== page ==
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Brexit: Great Britain threatens EU if talks are broken off

2020-02-27T13:11:30.834Z

Shortly before negotiations on future relations begin, Britain rejects EU rules and rejects demands. A no deal threatens.



The UK government has threatened to end negotiations on future relations with the EU if no agreement is reached by June. This emerges from the British negotiating mandate, which was published on Thursday. The 27 EU countries had decided on their mandate for the upcoming trade talks on Tuesday. Negotiations are expected to begin in Brussels on Monday. If they fail, London wants to prepare fully for leaving without a follow-up agreement.

London and Brussels only have time until the end of December to agree on a free trade agreement and cooperation in other areas. Then the Brexit transition phase ends. Great Britain had left the international community on January 31, but is still subject to EU rules until the end of the year.

As expected, London takes a tough position in the negotiating mandate. British law should not be brought into line with EU rules, it says. The European Court of Justice should also not be allowed to exercise any jurisdiction in Great Britain. In its negotiating mandate for the free trade agreement without tariffs, the EU had asked for guarantees to exclude social, environmental and tax dumping, among other things.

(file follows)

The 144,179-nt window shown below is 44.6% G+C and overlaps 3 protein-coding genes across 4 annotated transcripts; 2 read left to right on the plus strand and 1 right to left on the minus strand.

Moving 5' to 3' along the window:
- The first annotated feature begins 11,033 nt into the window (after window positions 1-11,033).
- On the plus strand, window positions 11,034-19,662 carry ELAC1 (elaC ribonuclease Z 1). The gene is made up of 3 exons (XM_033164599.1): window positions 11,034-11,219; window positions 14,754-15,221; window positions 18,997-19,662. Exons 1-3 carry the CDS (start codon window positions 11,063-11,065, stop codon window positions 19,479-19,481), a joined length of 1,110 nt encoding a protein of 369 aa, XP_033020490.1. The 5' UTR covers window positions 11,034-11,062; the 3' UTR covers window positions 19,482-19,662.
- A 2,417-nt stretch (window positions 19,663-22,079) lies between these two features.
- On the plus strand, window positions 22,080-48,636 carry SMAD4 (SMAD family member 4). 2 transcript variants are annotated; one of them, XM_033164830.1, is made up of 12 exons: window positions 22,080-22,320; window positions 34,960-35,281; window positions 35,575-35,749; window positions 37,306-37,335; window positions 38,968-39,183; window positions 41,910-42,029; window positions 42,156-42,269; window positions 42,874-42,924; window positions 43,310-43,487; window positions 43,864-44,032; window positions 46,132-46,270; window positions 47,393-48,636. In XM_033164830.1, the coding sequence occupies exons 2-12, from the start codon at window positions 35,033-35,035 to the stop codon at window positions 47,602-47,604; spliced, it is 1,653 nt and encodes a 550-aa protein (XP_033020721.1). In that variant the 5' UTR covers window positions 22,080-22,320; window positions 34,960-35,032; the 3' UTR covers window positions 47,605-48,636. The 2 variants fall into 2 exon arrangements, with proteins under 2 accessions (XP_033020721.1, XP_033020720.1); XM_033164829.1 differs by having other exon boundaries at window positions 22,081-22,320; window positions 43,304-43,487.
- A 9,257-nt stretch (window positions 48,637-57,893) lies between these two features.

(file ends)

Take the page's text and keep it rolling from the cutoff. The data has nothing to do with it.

"All we want is mutual recognition of our high standards and mutual access to our markets," British Prime Minister Boris Johnson told journalists shortly before the paper was released on Thursday.

Own regulations for fishing

In addition to a free trade agreement, the British want to clarify regulations for fishing, aviation, migration and law enforcement separately. Brussels, on the other hand, is aiming for a comprehensive agreement that will, if possible, bring all of these areas under one roof. EU chief negotiator Michel Barnier warned when presenting his mandate that Brussels would "not conclude the contract at any price".

Fishing is particularly controversial. Brussels wants to keep the current arrangements where possible, according to which EU fishing boats have access to the particularly rich British fishing waters. London rejects that. Instead, the British want to determine annually what access they have to their waters. According to the will of London, this regulation should not be linked to access to the European market. Most of the British fish is exported to the EU.

Minister of State Michael Gove also stressed when presenting the negotiating mandate in the British Parliament that there would be no border in the Irish Sea. He fueled speculation that London could withdraw its concessions from the Brexit agreement, according to which goods controls between Northern Ireland and the rest of the UK are to take place in the future in order to keep the border with the EU member state Republic of Ireland open.

The European Union's 46-page negotiating mandate emphasizes the importance of fair competition, the rules of which must be based on robust commitments. The intended agreement should maintain common high standards. For state aid, competition, state companies, labor and social standards, environmental standards, climate change, relevant tax issues and other interventions in these areas, there should continue to be similarly high standards with EU standards as a reference.

Source: zeit

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